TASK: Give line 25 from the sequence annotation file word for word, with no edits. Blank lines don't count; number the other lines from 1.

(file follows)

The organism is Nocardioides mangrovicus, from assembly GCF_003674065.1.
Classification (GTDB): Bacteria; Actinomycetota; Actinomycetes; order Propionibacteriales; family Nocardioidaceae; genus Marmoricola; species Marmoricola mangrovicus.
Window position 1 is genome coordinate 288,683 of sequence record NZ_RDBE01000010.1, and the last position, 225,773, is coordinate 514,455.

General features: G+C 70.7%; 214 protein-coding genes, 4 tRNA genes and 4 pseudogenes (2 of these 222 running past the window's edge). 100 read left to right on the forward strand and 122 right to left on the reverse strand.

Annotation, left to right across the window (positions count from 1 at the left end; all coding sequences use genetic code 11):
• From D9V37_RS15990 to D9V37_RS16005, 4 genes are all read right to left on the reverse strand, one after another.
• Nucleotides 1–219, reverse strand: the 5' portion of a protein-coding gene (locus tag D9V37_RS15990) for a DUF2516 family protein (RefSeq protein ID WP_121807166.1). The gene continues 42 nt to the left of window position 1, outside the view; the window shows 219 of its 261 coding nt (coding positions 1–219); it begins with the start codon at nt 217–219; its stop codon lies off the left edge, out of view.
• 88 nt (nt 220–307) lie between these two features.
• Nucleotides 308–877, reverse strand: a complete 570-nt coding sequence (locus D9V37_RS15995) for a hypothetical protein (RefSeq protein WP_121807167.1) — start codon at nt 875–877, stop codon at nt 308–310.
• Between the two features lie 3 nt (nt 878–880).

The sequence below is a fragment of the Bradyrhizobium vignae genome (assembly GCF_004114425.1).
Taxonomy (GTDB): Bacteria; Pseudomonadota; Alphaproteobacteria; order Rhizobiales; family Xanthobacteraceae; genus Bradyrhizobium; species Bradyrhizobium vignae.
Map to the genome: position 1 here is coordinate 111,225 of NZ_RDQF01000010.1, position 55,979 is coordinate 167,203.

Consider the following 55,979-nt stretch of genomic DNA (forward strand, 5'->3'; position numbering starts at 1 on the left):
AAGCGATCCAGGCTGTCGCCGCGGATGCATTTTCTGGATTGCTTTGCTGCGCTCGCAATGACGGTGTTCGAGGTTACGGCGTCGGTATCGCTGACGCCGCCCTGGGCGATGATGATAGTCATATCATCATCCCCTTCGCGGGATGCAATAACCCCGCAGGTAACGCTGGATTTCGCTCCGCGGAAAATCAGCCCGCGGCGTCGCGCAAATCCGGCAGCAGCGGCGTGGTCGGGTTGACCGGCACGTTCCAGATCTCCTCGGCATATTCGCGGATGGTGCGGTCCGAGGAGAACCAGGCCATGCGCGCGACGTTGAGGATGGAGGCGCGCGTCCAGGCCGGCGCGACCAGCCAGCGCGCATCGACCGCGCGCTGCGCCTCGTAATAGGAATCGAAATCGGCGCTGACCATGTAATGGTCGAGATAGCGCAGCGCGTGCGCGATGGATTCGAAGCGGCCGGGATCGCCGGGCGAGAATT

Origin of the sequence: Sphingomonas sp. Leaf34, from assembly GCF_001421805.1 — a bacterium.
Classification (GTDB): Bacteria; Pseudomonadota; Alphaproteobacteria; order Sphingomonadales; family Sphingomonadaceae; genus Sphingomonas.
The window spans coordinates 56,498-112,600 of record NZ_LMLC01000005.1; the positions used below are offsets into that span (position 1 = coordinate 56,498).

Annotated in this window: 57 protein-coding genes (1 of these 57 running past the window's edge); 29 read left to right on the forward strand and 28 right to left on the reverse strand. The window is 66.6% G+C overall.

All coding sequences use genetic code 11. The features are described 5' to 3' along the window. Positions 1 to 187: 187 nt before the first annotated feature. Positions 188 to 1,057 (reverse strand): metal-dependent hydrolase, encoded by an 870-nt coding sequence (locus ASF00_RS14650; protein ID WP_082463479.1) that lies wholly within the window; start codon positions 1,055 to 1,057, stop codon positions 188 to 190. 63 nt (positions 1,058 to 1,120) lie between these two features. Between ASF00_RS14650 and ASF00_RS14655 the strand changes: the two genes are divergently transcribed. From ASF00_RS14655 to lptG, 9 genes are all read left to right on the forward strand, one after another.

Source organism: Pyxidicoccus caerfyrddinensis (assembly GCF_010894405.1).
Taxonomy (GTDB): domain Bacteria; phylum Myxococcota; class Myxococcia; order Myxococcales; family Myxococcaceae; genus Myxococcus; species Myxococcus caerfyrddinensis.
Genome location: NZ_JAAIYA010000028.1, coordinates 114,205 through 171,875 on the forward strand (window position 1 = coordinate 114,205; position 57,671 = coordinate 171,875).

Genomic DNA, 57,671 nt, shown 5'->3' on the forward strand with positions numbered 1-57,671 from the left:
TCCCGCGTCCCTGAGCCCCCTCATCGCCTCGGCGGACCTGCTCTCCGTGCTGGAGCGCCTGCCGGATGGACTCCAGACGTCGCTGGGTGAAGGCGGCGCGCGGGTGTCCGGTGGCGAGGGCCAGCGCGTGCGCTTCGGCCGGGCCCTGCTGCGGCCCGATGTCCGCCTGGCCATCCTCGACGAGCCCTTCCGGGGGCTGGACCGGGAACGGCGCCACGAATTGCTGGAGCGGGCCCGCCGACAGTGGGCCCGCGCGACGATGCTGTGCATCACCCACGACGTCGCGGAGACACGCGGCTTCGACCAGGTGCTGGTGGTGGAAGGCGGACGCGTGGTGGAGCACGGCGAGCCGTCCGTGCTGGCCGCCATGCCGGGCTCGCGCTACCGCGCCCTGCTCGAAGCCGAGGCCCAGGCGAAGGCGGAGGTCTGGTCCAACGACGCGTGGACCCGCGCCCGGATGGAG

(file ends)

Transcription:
TCCCGCGTCCCTGAGCCCCCTCATCGCCTCGGCGGACCTGCTCTCCGTGCTGGAGCGCCTGCCGGATGGACTCCAGACGTCGCTGGGTGAAGGCGGCGCGCGGGTGTCCGGTGGCGAGGGCCAGCGCGTGCGCTTCGGCCGGGCCCTGCTGCGGCCCGATGTCCGCCTGGCCATCCTCGACGAGCCCTTCCGGGGGCTGGACCGGGAACGGCGCCACGAATTGCTGGAGCGGGCCCGCCGACAGTGGGCCCGCGCGACGATGCTGTGCATCACCCACGACGTCGCGGAGACACGCGGCTTCGACCAGGTGCTGGTGGTGGAAGGCGGACGCGTGGTGGAGCACGGCGAGCCGTCCGTGCTGGCCGCCATGCCGGGCTCGCGCTACCGCGCCCTGCTCGAAGCCGAGGCCCAGGCGAAGGCGGAGGTCTGGTCCAACGACGCGTGGACCCGCGCCCGGATGGAG